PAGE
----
Tuesday, September 1, 2009

Lean Accounting at Watlow Electric

Many organizations are having success implementing Lean practices but very few have accepted lean accounting. Orry Fiume, who led The Wiremold Company conversion to lean accounting in the early 1990’s before retiring, now spends time sharing the virtues of lean accounting at the Lean Enterprise Institute.

Fiume shows how a standard cost-based P&L statement penalizes a fictitious manufacturer for reducing inventory, because the labor and overhead costs associated with the production of that inventory have been deferred to the balance sheet until the year the inventory is sold.

"When we reduce our inventory, or improve our inventory turns -- which is a good thing -- we have to take some of that labor and overhead from prior years that was capitalized on the balance sheet and we have to take it off the balance sheet," Fiume explains. "And the only place it can go is through the P&L."

Unfortunately, those deferred labor-and-overhead costs are buried on a standard cost-based P&L (usually showing up as an unfavorable overhead variance) -- which often prompts corporate brass to question the value of lean initiatives taking place in the company.


While lean accounting can provide a clearer picture of a company’s lean improvements it has been slow to adopt for several reasons.

"Traditional accounting systems reward overproduction, and overproduction is a very common way for manufacturers to make their results look better," Hourselt says.

Hourselt points out that public companies have been particularly resistant to adopting lean accounting, in part because "the world of public [companies] thinks quarterly earning first."


"Until the academic world starts telling the accounting profession that lean accounting is a legitimate way of looking at your financial information, people are going to be reluctant to adopt it."-- Orest "Orry" Fiume

Watlow Electric has found that lean accounting or what they call “value stream management” has given them a better understanding of its cost structure. Ed Grinde, business unit controller for Watlow Electric Manufacturing, offers 9 tips and best practices for implementing lean accounting.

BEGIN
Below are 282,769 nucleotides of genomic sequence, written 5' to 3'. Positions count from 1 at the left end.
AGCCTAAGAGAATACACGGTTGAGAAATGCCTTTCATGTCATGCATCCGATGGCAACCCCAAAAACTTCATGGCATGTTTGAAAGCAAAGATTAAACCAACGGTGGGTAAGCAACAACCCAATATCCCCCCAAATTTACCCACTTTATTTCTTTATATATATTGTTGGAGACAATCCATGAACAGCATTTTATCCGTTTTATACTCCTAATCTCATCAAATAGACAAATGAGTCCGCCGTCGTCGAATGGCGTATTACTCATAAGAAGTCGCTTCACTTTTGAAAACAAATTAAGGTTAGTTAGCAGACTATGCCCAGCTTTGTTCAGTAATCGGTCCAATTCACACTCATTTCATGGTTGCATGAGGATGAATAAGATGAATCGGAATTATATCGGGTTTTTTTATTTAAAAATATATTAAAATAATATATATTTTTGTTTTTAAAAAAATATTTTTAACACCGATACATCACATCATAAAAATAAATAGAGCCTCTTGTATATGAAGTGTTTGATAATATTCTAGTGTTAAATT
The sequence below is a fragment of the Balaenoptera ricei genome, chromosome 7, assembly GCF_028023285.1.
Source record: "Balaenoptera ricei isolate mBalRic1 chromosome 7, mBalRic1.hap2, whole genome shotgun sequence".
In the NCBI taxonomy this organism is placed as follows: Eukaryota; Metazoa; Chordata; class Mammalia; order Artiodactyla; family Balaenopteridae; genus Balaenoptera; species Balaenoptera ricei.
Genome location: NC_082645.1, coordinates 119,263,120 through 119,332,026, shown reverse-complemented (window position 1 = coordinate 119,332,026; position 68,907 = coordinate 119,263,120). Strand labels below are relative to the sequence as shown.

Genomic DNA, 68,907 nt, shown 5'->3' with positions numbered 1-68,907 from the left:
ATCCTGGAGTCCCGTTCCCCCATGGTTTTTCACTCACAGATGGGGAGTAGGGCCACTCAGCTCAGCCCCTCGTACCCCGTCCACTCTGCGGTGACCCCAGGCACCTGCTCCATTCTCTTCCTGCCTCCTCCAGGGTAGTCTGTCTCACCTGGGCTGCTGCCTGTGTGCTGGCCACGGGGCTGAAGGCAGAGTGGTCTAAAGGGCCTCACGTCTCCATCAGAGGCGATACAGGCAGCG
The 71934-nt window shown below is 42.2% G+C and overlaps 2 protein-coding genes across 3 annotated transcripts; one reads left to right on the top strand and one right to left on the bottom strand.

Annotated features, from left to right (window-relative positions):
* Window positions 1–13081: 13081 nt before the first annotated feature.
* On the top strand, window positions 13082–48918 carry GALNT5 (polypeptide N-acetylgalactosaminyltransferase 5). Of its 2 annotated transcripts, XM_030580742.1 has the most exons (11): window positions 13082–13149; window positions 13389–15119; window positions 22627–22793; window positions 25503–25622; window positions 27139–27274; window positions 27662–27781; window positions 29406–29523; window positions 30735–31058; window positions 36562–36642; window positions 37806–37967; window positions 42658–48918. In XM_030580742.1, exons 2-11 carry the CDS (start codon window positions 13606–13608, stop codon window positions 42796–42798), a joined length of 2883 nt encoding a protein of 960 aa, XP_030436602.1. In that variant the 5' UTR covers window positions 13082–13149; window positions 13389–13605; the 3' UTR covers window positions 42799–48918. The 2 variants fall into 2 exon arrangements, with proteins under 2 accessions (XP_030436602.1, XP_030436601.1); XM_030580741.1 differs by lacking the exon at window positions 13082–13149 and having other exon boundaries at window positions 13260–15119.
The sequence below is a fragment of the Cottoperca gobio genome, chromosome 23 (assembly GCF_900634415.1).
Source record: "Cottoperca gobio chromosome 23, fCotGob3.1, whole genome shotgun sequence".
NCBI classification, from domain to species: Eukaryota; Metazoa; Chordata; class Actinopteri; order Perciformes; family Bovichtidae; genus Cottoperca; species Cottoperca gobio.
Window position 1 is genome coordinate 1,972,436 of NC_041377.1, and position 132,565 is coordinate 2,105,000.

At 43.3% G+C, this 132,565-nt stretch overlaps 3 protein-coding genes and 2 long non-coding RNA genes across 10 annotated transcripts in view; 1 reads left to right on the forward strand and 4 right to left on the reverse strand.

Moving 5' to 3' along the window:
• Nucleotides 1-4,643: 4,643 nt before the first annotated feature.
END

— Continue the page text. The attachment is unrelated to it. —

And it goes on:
1.Upper management support is critical.
2.Everyone must understand that lean is a growth strategy-not a cost-cutting strategy.
3.Properly identify your value streams.
4.Don't try to attain perfection before setting up your value streams.
5.Keep metrics and methods simple and manual in the beginning.
6.Do not set hard goals.
7.Value stream leaders need autonomy to be "little general managers."
8.Put as much of your costs as possible directly into the value streams.
9.Use the five principles of lean as your criteria to make decisions.

Grinde provides some more insight on these tips in the article worth reviewing in your own organization. These are even good strategies for implementing lean thinking in your organization.

I wonder how many organizations are practicing lean accounting. We will do an informal survey of readers. Send a comment if your organization is practicing lean accouting. If you care to share your experience, include that as well.

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